I loaded Cajun and Jayde in the truck and traveled about an hour for some training time with a very gifted and experienced stock man.
It may not sound like anything special but it is. I live in a very rural place. I’m on my own a significant amount of the time. I work dogs by myself and eventually I get to a point where I can’t see what is happening because I’m always in the middle of making it happen.
So an afternoon with the eyes and knowledge of a gifted dog man was splendid.
Not to pit the dogs against one another, but Cajun is the dog I have more trouble with and Jayde is often the dog I take for granted. So I told the fellow when I arrived “I’ll work him first,” as I pointed at Cajun. “He’s the one I have the most trouble with.” Well, those two dogs must have had a conversation on the way over, perhaps something about switching it up, because it was Cajun who kept his cool and Jayde who needed to go back to kindergarten.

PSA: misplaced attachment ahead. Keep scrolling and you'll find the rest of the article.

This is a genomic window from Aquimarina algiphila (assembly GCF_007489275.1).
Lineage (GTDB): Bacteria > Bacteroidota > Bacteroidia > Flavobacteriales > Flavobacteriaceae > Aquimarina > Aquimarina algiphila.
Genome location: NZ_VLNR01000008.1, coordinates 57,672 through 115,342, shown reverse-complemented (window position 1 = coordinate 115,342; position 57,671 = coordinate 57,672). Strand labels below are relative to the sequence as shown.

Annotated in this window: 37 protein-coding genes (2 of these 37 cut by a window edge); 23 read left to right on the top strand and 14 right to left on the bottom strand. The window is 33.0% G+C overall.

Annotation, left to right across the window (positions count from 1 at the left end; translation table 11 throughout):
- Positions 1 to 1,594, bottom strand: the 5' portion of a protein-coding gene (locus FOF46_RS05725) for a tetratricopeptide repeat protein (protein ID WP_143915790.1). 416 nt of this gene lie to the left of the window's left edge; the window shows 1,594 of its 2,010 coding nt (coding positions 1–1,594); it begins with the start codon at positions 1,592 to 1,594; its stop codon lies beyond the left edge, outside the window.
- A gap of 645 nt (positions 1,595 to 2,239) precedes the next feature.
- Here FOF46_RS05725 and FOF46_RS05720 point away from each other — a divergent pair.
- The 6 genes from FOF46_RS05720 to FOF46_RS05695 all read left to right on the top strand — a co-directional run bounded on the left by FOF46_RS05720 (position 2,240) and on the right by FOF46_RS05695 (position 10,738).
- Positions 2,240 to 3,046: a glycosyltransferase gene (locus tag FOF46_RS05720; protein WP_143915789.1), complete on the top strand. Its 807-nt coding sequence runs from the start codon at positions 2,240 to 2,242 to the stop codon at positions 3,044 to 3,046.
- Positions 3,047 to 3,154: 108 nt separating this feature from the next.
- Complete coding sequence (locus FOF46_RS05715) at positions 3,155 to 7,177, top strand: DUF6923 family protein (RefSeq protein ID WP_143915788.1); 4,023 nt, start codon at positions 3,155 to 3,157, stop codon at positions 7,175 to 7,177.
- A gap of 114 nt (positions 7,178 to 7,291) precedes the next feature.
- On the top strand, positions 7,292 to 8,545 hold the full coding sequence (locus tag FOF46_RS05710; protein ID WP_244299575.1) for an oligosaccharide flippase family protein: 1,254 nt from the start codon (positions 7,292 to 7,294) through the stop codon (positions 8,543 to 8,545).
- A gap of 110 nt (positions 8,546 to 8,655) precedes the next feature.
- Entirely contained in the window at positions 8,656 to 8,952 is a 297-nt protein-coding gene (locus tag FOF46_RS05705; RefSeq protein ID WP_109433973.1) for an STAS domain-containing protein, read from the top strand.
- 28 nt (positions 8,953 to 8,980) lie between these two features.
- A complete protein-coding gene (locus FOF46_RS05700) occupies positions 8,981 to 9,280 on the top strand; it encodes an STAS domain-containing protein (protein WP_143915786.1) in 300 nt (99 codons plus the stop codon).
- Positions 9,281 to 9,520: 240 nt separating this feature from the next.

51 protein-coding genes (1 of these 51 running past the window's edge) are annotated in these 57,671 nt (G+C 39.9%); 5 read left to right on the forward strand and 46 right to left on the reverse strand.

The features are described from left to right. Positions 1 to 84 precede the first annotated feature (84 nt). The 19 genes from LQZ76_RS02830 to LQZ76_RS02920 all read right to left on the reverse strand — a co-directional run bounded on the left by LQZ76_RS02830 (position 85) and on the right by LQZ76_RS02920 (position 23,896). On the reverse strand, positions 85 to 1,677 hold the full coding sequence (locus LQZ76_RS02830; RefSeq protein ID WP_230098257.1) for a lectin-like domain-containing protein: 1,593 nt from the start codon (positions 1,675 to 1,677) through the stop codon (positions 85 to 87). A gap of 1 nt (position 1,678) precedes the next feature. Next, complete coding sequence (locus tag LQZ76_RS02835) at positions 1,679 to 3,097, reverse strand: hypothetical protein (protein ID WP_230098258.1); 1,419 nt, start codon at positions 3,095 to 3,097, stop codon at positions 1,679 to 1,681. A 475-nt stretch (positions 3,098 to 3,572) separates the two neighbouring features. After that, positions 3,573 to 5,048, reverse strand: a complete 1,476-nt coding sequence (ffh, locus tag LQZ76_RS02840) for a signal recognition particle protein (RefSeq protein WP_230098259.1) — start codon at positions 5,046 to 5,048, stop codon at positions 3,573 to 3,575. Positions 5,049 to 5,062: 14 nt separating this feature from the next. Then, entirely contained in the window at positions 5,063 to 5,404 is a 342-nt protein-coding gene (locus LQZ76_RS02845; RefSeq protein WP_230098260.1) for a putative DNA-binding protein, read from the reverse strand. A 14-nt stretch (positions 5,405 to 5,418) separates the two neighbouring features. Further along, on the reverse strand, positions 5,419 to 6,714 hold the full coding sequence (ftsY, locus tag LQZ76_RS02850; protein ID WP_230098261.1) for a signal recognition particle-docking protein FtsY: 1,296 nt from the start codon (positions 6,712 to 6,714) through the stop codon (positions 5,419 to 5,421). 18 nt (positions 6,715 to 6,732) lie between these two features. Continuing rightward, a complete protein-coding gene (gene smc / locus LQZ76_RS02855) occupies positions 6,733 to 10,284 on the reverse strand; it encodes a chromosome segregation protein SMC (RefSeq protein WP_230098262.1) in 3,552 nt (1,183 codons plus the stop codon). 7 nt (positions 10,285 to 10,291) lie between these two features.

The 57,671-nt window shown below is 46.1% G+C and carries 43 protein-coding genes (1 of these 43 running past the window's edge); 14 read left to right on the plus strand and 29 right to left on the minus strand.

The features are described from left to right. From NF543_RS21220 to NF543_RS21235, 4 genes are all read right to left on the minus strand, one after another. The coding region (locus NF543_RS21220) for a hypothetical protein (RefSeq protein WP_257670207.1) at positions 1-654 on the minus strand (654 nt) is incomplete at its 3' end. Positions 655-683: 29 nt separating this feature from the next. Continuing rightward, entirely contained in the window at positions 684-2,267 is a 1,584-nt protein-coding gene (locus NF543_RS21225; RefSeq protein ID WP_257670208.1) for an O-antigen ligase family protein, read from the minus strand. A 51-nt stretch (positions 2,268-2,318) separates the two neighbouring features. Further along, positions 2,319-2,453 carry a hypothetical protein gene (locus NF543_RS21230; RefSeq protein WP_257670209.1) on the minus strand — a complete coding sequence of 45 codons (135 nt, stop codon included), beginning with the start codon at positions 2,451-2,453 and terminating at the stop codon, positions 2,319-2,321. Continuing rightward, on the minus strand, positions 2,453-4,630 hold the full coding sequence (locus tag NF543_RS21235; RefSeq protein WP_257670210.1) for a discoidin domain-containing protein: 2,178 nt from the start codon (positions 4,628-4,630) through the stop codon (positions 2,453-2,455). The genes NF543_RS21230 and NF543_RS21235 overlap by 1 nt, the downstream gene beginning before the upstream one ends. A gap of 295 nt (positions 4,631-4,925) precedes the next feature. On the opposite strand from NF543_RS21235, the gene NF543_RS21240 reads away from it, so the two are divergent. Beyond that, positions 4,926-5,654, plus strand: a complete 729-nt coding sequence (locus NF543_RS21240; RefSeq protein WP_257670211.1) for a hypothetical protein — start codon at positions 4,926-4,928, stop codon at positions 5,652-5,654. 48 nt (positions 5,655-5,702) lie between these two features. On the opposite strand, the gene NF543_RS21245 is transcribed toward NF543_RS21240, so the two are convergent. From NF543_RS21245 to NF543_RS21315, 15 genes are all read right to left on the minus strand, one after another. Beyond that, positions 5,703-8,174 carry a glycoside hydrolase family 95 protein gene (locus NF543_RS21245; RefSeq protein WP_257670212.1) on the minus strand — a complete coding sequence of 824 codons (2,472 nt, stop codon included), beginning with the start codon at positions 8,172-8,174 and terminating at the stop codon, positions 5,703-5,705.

The real pleaser though, was working dogs in the company of another human being and the fresh perspectives. I long for that and can’t wait for the upcoming stock dog events we’re hosting again this summer.
On a related hosting topic, we’re beginning to plan for shearing in incremental ways. Shearing will happen late in April. We’re hosting shearing school this year so shearing will happen over two or three days rather than the usual one. It also means a group of people other than the shearing crew will be here. Early planning includes finding someone to cater the lunch meals. It is so much simpler for me if someone else is looking after the food. That and to put the word out that there is opportunity to work with a lot of sheep, with dogs or without. Extra hands are always needed.